Oil toils after worst month in a decade, Deutsche sinks DAX

Police vehicles are parked in front of Deutsche Bank headquarters as roughly 170 criminal police officers, prosecutors and tax inspectors searched Deutsche Bank offices in and around Frankfurt, Germany, November 29, 2018, on money laundering allegations, the public prosecutor said in a statement. — Reuters pic
Police vehicles are parked in front of Deutsche Bank headquarters as roughly 170 criminal police officers, prosecutors and tax inspectors searched Deutsche Bank offices in and around Frankfurt, Germany, November 29, 2018, on money laundering allegations, the public prosecutor said in a statement. — Reuters pic

LONDON, Nov 30 — Oil toiled at a more than one-year low after its worst month in a decade today, while most major markets were keeping moves tight ahead of a weekend meeting between US and presidents Donald Trump and Xi Jinping.

Europe’s main share indexes in London, Frankfurt and Paris all sank, and Wall Street futures were pointing down too after the latest batch of disappointing Chinese data had made for another twitchy Asian session.

Frankfurt’s export-heavy DAX and Britain’s domestic-focused FTSE 250 were both staring at their fourth consecutive month of falls.

For the DAX it is the worst run since the back end of 2008 and was made worse again as Deutsche Bank shares fell to an all-time low as police searched its headquarters for a second day in a money laundering scandal linked to the Panama Papers.



November’s real humdingers though have been oil and which have plunged 21 per cent and 18 per cent respectively, the worst month for either since the financial crisis a decade ago.

“Expectations at the start of the fourth quarter were for a melt-up in risky assets, but two of the biggest trends have been a reversal of some of the few returns we have seen this year, which have been in oil and in tech,” said head of macro strategy at State Street Global Markets’ Michael Metcalfe.

“Also the market seems to be going into the G20 meeting with very low expectations of a ceasefire in the trade war. That may very well be correct but politics has proved very hard to predict this year.”

Anticipation ahead of that meeting ensured cautious moves in the currency and markets.

The dollar index was a touch firmer at 96.86 .DXY — having slipped this back this week after Federal Reserve chief Jerome Powell left investors wondering whether the US may be nearing the end of its current rate-hike cycle.

In early afternoon London trade, the euro fetched US$1.1360 , down 0.25 per cent as euro zone data came in softer than forecast.

The dollar was flat at ¥113.52 while sterling shuffled around at just under US$1.28 having been lifted slightly this month by UK Prime Minister Theresa May securing a Brexit transition deal with the EU.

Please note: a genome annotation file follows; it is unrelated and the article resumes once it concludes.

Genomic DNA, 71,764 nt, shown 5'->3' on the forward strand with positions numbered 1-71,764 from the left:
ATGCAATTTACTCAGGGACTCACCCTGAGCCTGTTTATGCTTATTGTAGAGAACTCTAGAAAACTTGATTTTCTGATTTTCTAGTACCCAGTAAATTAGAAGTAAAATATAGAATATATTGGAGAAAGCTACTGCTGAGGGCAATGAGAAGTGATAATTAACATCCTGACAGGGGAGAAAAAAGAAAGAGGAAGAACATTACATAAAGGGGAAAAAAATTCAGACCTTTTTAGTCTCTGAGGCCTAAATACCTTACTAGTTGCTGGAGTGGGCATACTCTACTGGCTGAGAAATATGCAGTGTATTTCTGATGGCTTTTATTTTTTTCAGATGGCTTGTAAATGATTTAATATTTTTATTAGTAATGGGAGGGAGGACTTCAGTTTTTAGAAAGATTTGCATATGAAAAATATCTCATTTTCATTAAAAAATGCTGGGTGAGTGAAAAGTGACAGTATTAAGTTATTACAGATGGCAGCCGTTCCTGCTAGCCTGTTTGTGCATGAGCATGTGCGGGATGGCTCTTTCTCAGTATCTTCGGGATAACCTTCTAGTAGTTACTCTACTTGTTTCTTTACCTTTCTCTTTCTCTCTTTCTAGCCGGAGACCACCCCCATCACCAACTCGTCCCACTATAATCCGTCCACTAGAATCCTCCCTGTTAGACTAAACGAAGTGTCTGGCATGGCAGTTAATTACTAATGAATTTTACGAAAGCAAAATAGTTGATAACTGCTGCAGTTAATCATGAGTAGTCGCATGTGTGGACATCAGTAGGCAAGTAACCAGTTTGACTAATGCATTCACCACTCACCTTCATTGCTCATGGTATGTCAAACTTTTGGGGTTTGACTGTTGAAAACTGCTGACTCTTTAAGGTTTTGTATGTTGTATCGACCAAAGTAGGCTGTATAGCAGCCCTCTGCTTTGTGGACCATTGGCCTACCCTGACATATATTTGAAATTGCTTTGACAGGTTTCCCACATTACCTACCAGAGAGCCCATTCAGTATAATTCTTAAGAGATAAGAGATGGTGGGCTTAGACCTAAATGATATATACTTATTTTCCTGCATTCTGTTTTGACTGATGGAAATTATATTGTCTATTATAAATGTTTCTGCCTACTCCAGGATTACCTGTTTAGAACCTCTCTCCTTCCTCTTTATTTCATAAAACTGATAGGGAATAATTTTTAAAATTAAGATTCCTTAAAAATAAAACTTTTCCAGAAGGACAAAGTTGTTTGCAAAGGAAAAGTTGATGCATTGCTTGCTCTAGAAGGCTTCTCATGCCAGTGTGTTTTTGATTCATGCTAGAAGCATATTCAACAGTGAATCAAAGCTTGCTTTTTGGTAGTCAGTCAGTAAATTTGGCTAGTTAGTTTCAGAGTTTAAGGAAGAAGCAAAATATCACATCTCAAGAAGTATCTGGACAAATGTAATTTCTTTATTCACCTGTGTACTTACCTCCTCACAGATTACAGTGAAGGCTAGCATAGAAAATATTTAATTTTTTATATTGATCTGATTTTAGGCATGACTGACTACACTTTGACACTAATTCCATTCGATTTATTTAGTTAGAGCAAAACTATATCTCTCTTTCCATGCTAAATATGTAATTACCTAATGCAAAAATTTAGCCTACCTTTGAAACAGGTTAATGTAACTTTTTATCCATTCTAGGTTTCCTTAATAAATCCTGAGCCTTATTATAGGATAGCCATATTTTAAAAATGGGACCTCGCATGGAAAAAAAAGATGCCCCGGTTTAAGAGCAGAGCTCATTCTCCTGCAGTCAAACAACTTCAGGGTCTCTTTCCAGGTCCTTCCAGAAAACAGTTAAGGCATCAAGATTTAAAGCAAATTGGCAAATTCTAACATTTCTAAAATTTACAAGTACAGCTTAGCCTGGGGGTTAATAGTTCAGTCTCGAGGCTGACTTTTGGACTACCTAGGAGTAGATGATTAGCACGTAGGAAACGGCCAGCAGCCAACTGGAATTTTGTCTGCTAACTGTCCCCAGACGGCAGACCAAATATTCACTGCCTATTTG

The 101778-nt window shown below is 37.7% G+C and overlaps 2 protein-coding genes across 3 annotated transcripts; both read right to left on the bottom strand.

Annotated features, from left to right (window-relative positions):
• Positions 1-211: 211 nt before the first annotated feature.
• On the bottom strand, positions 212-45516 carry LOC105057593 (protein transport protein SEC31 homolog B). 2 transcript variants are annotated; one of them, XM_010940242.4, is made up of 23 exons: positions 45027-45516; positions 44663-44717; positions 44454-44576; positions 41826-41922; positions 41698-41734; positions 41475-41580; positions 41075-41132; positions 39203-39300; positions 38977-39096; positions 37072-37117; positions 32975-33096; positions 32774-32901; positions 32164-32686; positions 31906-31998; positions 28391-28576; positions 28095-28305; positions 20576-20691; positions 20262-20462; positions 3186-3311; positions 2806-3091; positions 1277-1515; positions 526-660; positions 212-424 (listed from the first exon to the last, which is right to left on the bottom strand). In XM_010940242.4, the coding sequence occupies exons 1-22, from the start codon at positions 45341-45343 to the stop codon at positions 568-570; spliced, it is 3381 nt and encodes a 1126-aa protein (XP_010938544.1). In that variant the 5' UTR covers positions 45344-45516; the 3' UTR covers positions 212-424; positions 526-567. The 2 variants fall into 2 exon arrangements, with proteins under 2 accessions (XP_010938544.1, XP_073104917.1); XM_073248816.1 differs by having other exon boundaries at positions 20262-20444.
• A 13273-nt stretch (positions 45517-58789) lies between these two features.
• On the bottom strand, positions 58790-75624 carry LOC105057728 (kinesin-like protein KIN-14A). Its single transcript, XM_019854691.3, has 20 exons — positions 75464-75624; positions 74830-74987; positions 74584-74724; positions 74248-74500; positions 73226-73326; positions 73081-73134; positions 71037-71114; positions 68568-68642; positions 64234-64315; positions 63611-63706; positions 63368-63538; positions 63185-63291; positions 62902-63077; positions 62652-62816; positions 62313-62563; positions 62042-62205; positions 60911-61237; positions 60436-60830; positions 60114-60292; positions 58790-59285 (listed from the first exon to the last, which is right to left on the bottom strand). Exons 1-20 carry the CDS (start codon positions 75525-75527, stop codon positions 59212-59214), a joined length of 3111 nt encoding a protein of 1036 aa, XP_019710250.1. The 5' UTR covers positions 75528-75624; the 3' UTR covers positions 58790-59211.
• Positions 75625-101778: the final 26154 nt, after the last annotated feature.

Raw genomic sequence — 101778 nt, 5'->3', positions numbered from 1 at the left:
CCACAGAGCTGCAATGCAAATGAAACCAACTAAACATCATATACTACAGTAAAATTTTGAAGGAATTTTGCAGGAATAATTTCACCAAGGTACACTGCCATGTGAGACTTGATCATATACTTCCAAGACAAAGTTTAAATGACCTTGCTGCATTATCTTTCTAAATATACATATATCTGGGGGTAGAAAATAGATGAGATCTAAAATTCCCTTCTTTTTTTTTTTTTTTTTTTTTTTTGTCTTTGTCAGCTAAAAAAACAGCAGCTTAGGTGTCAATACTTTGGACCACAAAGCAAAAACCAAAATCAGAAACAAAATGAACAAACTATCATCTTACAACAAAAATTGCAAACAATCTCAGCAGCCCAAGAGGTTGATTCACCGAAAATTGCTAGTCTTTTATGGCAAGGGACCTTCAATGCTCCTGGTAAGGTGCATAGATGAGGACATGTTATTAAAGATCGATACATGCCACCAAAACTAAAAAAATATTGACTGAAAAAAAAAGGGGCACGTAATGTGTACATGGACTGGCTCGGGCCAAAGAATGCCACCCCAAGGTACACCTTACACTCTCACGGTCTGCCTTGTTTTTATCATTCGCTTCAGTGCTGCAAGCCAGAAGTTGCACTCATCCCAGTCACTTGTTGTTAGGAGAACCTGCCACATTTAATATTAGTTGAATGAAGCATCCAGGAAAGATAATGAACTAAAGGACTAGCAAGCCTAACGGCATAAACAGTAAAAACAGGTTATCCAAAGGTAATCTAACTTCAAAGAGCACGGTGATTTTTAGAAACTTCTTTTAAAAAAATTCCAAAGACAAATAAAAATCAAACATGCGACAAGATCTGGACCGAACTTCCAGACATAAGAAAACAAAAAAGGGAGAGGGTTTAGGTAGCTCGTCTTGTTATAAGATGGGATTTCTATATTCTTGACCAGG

“We believe that Powell has not turned dovish but is simply toning down his hawkish tilt,” said Philip Wee, a currency strategist at DBS, forecasting another hike in December and as many as four next year.



US money markets though, where the real money sits, are now pricing in only one rise next year, and the yield on two-year US Treasury notes, sensitive to Fed shifts, is at 2.81 per cent from almost 3 per cent earlier in the month.

Argentine tango

Markets could well be in for a volatile December if Trump and Xi fail to de-escalate their trade war at talks at this weekend’s G20 meeting in Argentina.

Data today added to the anticipation, showing that growth in ’s vast manufacturing sector had stalled this month for the first time in more than two years.

“This is not a good year for multilateralism,” a German government source told Reuters about the prospects for a G20 statement at the end of the meeting on Saturday. The negotiations are “very, very difficult.”

MSCI’s broadest index of Asia- shares outside Japan ended down 0.2 per cent with Korean shares one of the main drivers after the country’s central bank lifted its interest rates in a widely expected decision.

In Japan, the Nikkei ended 0.4 per cent higher, while Chinese blue-chips, which have had a relatively steady month all considered, also advanced 1 per cent.

US S&P e-mini futures ticked down 0.3 per cent, pointing to a weaker Wall Street session today after a mixed overnight performance.



The Dow Jones Industrial Average fell 0.11 per cent, the S&P 500 lost 0.22 per cent, and the Nasdaq Composite dropped 0.25 per cent yesterday.

Boeing Inc, the single largest US exporter to China, dropped 0.9 per cent in premarket trading. Other trade-sensitive stocks including General Electric Co declined 2.6 per cent and Caterpillar Inc 0.2 per cent.

Adding to apprehension ahead of the Trump-Xi meeting, a US official said White House trade adviser Peter Navarro, who has advocated a tougher trade stance with China, would attend.

Trump himself had sent mixed signals saying: “I think we’re very close to doing something with China but I don’t know that I want to do it,” as the money coming in from his tariffs was so lucrative.

Back in the oil markets, crude was starting to slip again having tried to steady on news that Russia is increasingly convinced it needs to reduce along with the Organization of the Petroleum Exporting Countries (Opec).

Opec and its allies are meeting in Vienna on Dec. 6-7. Brent and US WTI crude were both down around 0.6 per cent at US$59.51 per barrel and US$51.38 a barrel. Spot gold barely budged at US$1,223 per ounce. — Reuters

Source: The Malay Mail Online







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